Still: part of what happens when I sleep on the streets is that I get bone tired in a way I never experience in my daily life. I get so tired that it’s all I can do to keep my body fed and plan where I’ll take my next pee break. So even though I can’t get close to what it’s like to be there for a month or a year or 10, I can know, in another, deeper, body-real way, why it doesn’t make sense to ask a homeless person why she doesn’t just get a job.

Besides, a lot of homeless persons that I meet on the street already do have a job.

Here’s one last reason why we take our retreat on the streets: because it’s our neighborhood, and, like any place we move through day after day, we tend to stop seeing what’s there. I do, anyway. If I make myself slow down, not just for an hour or an afternoon or a day but for a whole week, I find the neighborhood again. It’s new to me, again. I forget what I think I know about it, and open my mind and heart to seeing what’s there. This is the part I really look forward to.

Breaking laws in the park

I am a lawbreaker, I admit it. Every day I break the law — 6.04.080 OMC, to be precise. That’s the ordinance by which this sign is posted in Mosswood Park:

NoDogs

Toby and I, we sail right past it.

Mosswood Park is a magical place where time apparently ceases to exist. That sounds poetic but I mean it literally. All time seems to happen there all at once, which is another way of saying that it doesn’t happen at all.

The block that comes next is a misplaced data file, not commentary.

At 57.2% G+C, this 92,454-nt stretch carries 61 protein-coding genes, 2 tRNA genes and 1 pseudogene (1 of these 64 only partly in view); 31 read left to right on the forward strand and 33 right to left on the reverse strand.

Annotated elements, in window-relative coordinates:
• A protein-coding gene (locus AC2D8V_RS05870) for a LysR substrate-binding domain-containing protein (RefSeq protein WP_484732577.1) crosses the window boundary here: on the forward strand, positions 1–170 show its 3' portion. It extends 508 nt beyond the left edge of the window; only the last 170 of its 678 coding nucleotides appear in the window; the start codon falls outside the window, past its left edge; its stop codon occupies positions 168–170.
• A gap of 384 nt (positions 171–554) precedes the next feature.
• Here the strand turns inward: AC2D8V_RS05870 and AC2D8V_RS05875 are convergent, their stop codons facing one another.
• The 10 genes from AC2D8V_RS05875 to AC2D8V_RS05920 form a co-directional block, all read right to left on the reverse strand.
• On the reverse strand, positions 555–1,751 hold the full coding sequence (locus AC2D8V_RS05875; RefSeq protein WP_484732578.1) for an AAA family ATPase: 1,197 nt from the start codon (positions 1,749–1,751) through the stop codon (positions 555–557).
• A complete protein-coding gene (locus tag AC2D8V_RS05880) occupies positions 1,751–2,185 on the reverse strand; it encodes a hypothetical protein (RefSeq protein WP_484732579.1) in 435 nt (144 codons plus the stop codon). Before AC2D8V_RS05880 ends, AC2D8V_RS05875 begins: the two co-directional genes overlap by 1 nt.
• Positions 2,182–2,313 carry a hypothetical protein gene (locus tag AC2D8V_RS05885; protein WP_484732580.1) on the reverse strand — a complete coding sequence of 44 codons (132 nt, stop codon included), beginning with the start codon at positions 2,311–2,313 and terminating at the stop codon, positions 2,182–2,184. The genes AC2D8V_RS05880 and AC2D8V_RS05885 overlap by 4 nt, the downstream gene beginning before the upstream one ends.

It’s January — and just into the park we are walking on a golden pathway of gingko leaves. We are under the branches of the largest gingko I have ever seen. Maybe it’s because of its size and its age that it is not bound by the usual laws of the seasons. Most places in the world, gingkos turn yellow in November.  In Japan, where seasons always proceed in orderly fashion, these little fan-shaped leaves all turn yellow overnight, every tree, every leaf. Then, a couple of weeks later, over another night,  the gingkos drop their leaves. They all drop them. They drop every one of them.

Even in the San FraMosswoodGingkoncisco Bay Area, where nobody does anything in concert with anyone else, most gingkos are yellow by December, and lose nearly all their leaves by the New Year. But this grand tree in Mosswood Park? — only now, in the middle of January, has it turned yellow. and it has dropped about half its leaves, to turn the pathway gold.

Toby and I follow the path in toward a small stand of redwoods that circle a tiny amphitheater; then the path turns us around, and back another way toward the edge of the park.

On this side of the park, two tulip trees are finishing their blooming, and the path is scattered with velvet, magenta petals. The branches stand out bare and stark against the sky, a few blossoms still clinging — a brush painting, or a woodcut.

TulipTreeMosswoodTulip trees, also known as Japanese Magnolias — along with plums, first to bloom in the spring.

It’s January, deep as winter gets in California. One side of the park, autumn has finally arrived. Other side, spring is moving on.

If I am here another year, I will understand this one side flowering, one side dropping leaves, as signs of January. But now, this first winter back in California, Toby and I walk in a place outside the laws of time.